Suspensions abolished on account of suspected racial profiling.

Data collected by the U.S. Department of Education from schools around the nation shows that the zero-tolerance approach to school discipline has a discriminatory effect. African-American students are suspended from school more than three times as often as white students across all grade levels.

In LAUSD, African-American children make up nine percent of the student body, but they account for 26 percent of all suspensions, nearly half of which are for willful defiance offenses.

Seattle and New York City school districts faced civil rights investigations by the U.S. Department of Education for an alarming rise in suspension rates in recent years, particularly among African-American and Latino boys.

New York City saw more than a 130 percent increase in suspensions from the 2002-2003 school year to the 2010-11 school year, when schools came under mayoral control.

By eliminating the willful defiance category, LAUSD expects a drastic cut in suspension rates. That would continue an aggressive campaign by Superintendent John Deasy, who has already slashed the districtwide suspension by two-thirds since taking the helm last year.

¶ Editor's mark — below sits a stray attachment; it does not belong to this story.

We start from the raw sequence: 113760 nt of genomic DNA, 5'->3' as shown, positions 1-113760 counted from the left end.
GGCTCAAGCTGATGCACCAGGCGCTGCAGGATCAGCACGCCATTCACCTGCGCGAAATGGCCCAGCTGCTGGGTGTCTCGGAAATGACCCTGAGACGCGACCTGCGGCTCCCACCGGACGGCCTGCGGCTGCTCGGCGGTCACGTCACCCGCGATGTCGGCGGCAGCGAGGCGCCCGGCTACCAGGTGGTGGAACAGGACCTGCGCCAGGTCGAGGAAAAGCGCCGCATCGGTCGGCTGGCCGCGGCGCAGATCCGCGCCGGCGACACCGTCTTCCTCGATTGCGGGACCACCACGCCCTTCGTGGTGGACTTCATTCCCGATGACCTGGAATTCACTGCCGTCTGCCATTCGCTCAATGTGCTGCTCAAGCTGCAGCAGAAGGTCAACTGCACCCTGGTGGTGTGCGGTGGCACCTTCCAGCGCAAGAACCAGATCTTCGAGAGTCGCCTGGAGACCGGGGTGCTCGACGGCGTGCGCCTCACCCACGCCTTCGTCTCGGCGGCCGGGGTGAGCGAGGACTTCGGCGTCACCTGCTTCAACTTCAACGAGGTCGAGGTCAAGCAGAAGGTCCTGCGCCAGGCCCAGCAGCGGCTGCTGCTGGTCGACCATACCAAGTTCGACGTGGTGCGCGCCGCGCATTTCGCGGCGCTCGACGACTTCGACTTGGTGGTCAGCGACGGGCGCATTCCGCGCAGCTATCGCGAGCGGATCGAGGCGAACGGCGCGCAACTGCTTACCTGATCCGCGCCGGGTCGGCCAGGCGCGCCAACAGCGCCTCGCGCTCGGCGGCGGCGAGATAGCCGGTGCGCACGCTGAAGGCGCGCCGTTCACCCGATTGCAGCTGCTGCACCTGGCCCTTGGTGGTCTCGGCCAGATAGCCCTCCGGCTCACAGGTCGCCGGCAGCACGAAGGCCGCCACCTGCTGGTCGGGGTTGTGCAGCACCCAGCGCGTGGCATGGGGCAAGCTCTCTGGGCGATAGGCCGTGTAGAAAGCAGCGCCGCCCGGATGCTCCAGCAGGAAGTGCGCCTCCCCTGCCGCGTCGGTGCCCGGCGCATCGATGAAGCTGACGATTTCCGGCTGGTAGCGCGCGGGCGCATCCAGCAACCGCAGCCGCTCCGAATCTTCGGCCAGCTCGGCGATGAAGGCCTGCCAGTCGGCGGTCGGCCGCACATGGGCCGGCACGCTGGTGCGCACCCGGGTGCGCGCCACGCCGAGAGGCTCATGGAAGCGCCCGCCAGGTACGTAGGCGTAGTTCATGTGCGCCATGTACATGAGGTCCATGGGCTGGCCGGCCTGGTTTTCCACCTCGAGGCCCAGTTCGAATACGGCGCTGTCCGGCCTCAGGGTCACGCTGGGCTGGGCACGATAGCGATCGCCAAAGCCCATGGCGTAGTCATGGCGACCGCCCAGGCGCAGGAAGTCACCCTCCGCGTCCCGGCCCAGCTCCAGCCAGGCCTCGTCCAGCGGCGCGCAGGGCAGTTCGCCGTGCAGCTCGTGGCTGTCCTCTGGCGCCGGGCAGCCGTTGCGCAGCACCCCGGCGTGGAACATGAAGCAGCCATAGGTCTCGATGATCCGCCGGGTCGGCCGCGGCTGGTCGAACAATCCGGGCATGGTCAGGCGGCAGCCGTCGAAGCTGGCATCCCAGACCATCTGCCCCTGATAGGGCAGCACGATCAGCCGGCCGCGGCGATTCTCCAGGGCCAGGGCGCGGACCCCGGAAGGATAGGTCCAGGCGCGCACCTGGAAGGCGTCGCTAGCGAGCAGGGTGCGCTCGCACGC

Source: http://news.yahoo.com/suspending-kids-mouthing-off-defying-204038950.html

So, there are two things that I want to clarify for people who tl;dr the excerpt. I wasn't able to fit everything in the limited title space, so...'1. Suspensions as a punishment are not being removed completely, the school district is simply no longer going to suspend people for 'Willful Defiance'. Willful Defiance is made up of offenses like eating in class, talking back to a teacher, etc.' aaaaand '2. It's not being removed as an offense. Willful defiance will still be punishable, it just won't be punishable by suspension.'

With that out of the way...I want to point out two more things that I found interesting. The first is that the fact that minorities are overwhelmingly more likely to be punished for an offense is one of the main arguments that was brought against the death penalty, and the other thing is that it's somewhat pointless. Even if it's not punishable by suspension, it's still punishable. I don't expect the rates of this offense dropping if they're still being punished for it. But forcing them to stay in school for their punishment just strains the school more than necessary (They have to find a place to put them all and have people watch over them, for starters).

So! That's the current situation in LA.